Fibronectin in human bronchopulmonary lavage fluid. Elevation in patients with interstitial lung disease. Academic Article uri icon

Overview

MeSH

  • Bronchi
  • Extracellular Space
  • Female
  • Humans
  • Male
  • Smoking

MeSH Major

  • Fibronectins
  • Lung Diseases
  • Pulmonary Fibrosis
  • Sarcoidosis

abstract

  • Fibronectin is a major adhesive and opsonic glycoprotein found in plasma and tissues. Because this molecule appears to mediate a number of interactions between cells and extracellular matrix, and because the interstitial lung disease are characterized by marked derangements of the pulmonary extracellular matrix, we evaluated fibronectin in the lower respiratory tract in patients with these disorders. Fibronectin could be detected in the bronchoalveolar lavage fluid of normals (11/11), as well as those with noninterstitial lung diseases (18/18), idiopathic pulmonary fibrosis (21/21), sarcoidosis (20/20), and other interstitial lung diseases (22/22). Compared with normal and those with noninterstitial lung disease, the levels in bronchoalveolar lavage of patients with interstitial disease were significantly higher (P less than 0.01), all comparisons). This was true only for bronchoalveolar lavage fibronectin; plasma levels were similar in all study groups (P greater than 0.2, all comparisons). The lavage fluid fibronectin was intact antigenically and retained collagen binding capability, although in some cases of interstitial disease, the presence of lower molecular weight fragments suggested some degradation. Thus, fibronectin is a normal constituent of the epithelial fluid of the lower respiratory tract and is present in increased amounts in a significant number of individuals with interstitial lung disease.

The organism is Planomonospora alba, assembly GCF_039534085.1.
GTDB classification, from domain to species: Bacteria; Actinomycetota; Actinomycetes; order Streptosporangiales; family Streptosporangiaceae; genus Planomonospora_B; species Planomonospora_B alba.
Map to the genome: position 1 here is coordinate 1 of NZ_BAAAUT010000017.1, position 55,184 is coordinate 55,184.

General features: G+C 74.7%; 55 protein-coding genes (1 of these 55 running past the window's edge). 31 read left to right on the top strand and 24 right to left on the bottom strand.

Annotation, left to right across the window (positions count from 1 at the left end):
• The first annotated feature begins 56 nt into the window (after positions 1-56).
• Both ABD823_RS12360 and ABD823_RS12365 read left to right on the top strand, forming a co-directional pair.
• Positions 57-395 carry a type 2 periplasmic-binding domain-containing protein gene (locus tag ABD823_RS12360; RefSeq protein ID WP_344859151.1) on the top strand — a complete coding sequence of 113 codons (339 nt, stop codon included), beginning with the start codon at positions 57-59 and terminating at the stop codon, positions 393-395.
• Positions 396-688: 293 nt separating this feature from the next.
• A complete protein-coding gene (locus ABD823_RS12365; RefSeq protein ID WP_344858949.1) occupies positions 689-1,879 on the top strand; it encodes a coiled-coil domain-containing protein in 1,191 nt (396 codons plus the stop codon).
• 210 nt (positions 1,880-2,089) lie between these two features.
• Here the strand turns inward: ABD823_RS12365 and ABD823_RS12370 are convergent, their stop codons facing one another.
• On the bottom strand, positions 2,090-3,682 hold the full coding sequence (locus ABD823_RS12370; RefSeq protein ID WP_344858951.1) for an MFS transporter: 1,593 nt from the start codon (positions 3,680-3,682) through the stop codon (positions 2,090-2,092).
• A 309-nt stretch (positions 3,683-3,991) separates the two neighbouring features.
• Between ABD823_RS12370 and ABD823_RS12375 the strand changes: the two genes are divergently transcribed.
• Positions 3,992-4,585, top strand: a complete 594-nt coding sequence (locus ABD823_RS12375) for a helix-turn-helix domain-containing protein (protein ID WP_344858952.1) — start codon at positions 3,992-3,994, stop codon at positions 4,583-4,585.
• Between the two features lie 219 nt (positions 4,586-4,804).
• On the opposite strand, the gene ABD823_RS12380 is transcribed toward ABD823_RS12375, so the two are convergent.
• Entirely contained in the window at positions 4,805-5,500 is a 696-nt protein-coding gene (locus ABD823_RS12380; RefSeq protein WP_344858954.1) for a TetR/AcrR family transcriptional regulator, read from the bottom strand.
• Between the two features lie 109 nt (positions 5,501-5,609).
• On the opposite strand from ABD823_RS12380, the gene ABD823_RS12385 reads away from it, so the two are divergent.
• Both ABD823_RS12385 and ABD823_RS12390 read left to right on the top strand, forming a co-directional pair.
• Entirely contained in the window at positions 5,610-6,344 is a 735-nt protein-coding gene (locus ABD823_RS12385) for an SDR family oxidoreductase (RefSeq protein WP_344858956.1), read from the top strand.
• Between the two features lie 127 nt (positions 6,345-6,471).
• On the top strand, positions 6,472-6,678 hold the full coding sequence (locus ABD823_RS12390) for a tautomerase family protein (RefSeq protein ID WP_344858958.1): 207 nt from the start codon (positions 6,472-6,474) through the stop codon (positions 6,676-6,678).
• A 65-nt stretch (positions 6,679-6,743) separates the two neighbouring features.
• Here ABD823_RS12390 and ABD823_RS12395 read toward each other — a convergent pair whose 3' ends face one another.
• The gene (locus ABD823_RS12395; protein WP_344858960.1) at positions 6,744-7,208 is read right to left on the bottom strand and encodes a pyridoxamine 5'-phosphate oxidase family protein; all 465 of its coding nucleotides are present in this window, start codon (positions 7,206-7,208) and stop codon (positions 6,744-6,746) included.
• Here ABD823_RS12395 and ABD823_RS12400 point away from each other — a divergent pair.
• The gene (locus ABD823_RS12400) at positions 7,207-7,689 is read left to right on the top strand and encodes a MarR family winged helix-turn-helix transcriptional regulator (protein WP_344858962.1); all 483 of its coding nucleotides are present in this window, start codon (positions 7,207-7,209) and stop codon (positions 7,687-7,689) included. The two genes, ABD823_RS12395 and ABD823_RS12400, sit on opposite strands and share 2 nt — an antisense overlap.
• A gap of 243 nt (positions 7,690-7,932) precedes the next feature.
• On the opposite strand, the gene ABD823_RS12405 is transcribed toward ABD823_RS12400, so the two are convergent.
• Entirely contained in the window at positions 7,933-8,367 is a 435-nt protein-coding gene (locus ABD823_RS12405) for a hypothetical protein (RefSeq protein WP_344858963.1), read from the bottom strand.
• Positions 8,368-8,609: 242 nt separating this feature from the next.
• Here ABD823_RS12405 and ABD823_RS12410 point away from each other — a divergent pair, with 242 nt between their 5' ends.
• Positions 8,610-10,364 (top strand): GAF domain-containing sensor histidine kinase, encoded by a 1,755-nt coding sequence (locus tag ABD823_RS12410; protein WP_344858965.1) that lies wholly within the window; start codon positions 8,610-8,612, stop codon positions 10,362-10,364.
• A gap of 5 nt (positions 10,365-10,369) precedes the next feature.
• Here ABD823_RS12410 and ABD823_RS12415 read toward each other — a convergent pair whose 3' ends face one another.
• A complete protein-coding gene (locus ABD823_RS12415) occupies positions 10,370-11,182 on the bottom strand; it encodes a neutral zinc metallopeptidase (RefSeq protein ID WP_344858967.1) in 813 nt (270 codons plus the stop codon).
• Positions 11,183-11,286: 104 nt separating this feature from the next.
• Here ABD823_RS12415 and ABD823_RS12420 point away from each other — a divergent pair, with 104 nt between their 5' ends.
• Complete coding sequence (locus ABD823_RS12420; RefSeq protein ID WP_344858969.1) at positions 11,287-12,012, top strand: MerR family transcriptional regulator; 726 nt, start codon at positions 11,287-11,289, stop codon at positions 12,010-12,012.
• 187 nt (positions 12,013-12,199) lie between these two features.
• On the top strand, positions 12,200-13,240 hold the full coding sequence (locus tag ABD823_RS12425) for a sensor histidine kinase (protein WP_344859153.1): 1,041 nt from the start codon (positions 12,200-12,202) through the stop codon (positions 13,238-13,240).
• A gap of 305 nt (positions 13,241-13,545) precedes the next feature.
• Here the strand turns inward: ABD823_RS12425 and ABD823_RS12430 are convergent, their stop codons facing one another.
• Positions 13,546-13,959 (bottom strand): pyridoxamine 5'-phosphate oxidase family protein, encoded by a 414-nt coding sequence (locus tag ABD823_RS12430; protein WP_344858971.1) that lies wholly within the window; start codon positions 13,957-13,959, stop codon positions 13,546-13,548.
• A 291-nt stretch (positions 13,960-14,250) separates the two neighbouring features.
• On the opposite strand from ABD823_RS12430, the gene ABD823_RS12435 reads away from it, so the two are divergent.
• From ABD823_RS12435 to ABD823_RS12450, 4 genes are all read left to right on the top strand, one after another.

publication date

  • January 1982

has subject area

  • Bronchi
  • Extracellular Space
  • Female
  • Fibronectins
  • Humans
  • Lung Diseases
  • Male
  • Pulmonary Fibrosis
  • Sarcoidosis
  • Smoking

Research

keywords

  • Journal Article

Identity

Language

  • eng

PubMed Central ID

  • PMC371174

PubMed ID

  • 7054232

Additional Document Info

start page

  • 113

end page

  • 122

volume

  • 69

number

  • 1